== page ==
Craft obtained an off-camera interview with Chris, of Tenn., who is sitting behind bars in Japan because he tried to reclaim his two children who were taken in a custody dispute.
"We weren't able to get very much detail," Craft said. "He wasn't allowed to talk about it. But he did say that he was very frightened because he's being housed with suspects in violent crime."
Craft, speaking from Tokyo, noted Chris' hair was unwashed and had a lot of stubble on his chin. She told his wife, Amy Savoie, in New York, her husband looked "disheveled" and "haggard" from his stay in the jail. Craft said Chris is also having trouble sleeping because the lights in the jail are always on.
Craft said, "I think he's struggling to keep his spirits up, both because the conditions in the jail are quite difficult, and also because he faces the very real prospects of a stiff prison sentence."
To Amy Savoie, who heard for the first time of her husband's condition in jail, the update was "depressing."
"This is not a criminal matter. This is a family matter," Amy said.
Chris's ex wife Noriko abducted 8-year-old Isaac and 6-year-old Rebecca and brought them to Japan in August. Last week, Chris grabbed the kids near their school. He was making a run for the U.S. consulate, but Japanese police arrested him.
Shannon Higgins, Chris' friend told CBS News, "He kept saying, 'What's going on here? What is going on? This can't be right. What legal basis do they have?"
And legal concerns are also on Amy's mind, as well.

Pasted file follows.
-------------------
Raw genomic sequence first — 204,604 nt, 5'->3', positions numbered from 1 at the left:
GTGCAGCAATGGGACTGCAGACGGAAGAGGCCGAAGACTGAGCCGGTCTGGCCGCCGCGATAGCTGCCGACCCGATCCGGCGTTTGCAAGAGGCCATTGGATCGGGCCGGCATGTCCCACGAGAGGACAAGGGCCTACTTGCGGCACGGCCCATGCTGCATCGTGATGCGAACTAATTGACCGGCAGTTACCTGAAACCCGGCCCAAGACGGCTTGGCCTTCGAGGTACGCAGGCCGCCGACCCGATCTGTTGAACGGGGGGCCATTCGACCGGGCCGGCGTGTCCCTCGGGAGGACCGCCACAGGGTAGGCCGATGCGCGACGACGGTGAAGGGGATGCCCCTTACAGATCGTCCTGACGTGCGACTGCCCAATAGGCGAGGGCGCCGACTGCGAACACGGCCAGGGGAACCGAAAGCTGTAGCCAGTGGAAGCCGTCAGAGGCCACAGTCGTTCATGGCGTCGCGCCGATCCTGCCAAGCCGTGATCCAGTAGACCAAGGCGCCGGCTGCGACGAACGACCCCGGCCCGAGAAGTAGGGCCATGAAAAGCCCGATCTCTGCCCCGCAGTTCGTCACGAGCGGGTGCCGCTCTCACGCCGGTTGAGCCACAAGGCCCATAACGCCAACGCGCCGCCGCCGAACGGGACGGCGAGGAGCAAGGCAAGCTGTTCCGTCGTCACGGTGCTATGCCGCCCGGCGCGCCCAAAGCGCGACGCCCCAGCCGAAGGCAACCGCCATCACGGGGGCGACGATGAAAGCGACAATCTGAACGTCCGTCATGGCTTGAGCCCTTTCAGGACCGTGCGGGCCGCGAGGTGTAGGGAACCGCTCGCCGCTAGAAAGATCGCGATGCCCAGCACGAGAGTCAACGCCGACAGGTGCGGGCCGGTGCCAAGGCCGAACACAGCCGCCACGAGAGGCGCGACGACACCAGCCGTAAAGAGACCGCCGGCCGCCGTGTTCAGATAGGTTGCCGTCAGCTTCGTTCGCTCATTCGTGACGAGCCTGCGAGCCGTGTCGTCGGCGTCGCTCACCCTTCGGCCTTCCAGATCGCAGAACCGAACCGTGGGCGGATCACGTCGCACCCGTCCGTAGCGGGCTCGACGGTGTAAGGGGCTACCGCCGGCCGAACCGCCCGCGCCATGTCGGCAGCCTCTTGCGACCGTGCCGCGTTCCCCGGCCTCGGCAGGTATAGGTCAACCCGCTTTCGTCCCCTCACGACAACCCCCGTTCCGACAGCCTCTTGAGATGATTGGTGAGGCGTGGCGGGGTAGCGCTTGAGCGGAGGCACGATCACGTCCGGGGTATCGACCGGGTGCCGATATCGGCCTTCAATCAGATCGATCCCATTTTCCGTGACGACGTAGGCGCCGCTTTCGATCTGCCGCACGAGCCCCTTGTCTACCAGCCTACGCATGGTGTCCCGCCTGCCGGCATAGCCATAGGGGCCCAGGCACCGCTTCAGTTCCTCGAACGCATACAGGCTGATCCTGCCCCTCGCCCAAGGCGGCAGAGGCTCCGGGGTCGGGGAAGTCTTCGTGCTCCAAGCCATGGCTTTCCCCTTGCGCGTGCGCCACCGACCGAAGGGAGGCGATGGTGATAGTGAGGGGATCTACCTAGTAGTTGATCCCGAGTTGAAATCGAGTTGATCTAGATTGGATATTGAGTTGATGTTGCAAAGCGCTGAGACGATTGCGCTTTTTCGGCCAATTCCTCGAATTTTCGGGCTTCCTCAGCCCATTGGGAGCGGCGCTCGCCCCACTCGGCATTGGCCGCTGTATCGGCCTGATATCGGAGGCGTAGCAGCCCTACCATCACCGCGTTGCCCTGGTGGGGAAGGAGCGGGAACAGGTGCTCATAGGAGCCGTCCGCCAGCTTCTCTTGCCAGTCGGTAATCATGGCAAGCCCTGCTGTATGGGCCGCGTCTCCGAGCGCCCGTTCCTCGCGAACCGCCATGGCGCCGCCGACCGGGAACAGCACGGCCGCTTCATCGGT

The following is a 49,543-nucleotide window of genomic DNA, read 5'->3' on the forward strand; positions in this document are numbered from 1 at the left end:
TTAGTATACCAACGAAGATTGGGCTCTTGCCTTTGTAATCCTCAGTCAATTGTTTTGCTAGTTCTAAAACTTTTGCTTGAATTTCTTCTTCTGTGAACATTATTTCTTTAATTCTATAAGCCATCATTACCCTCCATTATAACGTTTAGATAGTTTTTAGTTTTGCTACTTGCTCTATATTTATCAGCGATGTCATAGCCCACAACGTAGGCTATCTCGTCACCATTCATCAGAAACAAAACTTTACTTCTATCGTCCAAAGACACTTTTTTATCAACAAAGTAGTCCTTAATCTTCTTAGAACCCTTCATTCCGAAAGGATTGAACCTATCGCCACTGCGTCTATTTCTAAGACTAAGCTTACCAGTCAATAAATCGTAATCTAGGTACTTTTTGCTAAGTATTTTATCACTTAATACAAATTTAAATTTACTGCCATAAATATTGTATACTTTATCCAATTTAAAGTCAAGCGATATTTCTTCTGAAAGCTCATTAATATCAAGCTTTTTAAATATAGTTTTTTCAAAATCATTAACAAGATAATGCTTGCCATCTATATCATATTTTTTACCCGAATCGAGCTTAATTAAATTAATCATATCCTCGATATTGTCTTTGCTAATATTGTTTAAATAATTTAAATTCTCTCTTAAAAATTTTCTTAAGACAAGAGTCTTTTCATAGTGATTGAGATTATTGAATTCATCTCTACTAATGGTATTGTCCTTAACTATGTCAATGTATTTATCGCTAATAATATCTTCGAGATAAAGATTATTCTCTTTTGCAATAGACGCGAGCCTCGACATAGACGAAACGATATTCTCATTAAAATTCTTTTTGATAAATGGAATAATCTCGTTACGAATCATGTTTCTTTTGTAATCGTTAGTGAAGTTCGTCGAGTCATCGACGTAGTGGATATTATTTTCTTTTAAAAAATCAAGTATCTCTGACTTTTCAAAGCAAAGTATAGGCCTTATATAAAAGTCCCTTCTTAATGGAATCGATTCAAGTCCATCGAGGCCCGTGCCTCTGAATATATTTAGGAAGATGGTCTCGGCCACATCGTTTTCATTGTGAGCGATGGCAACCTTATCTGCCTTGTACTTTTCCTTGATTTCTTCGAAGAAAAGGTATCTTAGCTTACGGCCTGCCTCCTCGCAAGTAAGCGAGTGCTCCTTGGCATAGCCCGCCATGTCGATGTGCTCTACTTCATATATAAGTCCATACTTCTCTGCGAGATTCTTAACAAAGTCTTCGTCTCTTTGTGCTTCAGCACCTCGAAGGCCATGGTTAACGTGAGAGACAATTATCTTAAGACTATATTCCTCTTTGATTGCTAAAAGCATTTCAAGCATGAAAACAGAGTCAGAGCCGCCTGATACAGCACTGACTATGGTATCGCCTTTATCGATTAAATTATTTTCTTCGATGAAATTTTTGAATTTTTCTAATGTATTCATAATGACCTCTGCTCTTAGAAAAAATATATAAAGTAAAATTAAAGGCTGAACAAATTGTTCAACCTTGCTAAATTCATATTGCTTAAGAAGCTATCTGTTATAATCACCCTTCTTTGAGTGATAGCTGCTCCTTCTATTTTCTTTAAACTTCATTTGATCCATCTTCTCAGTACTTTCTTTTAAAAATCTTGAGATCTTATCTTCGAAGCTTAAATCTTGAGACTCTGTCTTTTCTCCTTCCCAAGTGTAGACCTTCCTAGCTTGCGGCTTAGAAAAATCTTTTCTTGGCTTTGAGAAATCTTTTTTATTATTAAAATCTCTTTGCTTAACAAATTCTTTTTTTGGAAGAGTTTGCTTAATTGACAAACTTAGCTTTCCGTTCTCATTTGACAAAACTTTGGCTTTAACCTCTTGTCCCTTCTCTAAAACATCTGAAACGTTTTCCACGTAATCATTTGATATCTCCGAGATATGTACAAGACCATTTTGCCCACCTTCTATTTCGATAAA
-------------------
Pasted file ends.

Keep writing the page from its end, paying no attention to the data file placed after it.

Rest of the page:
She told "Early Show" co-anchor Maggie Rodriguez, "For years and years Japan has been telling victims of parental abduction that parental abduction is not a crime. Scores and scores and scores of families have had to suffer through this same kind of heartbreak where a parent kidnaps the children to Japan and Japan protects those parents. And when the distraught families go over there to try to enforce some kind of visitation or some custody order where they were granted full custody, or at least joint custody, Japan has turned them away and said, 'Sorry, parental abduction is not a crime.' So if parental abduction is not a crime, why is my husband in jail?"
Craft said Chris' defense attorney said the Japanese court will treat this as a criminal case, and will not involve the State Department nor the Japanese government.
However, Craft added Chris' attorney noted, the prosecution has to take into consideration this is not a normal kidnapping case, and that perhaps some leniency will be shown.
CBS News efforts to reach Chris' ex-wife were unsuccessful.
CBS News tracked down Noriko's parents' home where Craft said she believes Noriko and the children were staying up until last Monday. She said there was no sign of them at all. She added, after approaching both Noriko's mother and her father at their barber shop Tuesday morning, both refused to talk to CBS News.
"They told us to leave," Craft said. "So I'm sorry to say, they're probably in hiding somewhere."
Now Chris is waiting to see whether he will face trial or be sent home. Craft said he could spent two more weeks in the jail, as prosecutors decide how to proceed with his case.
Amy said she hopes her husband will be on a plane headed home very soon.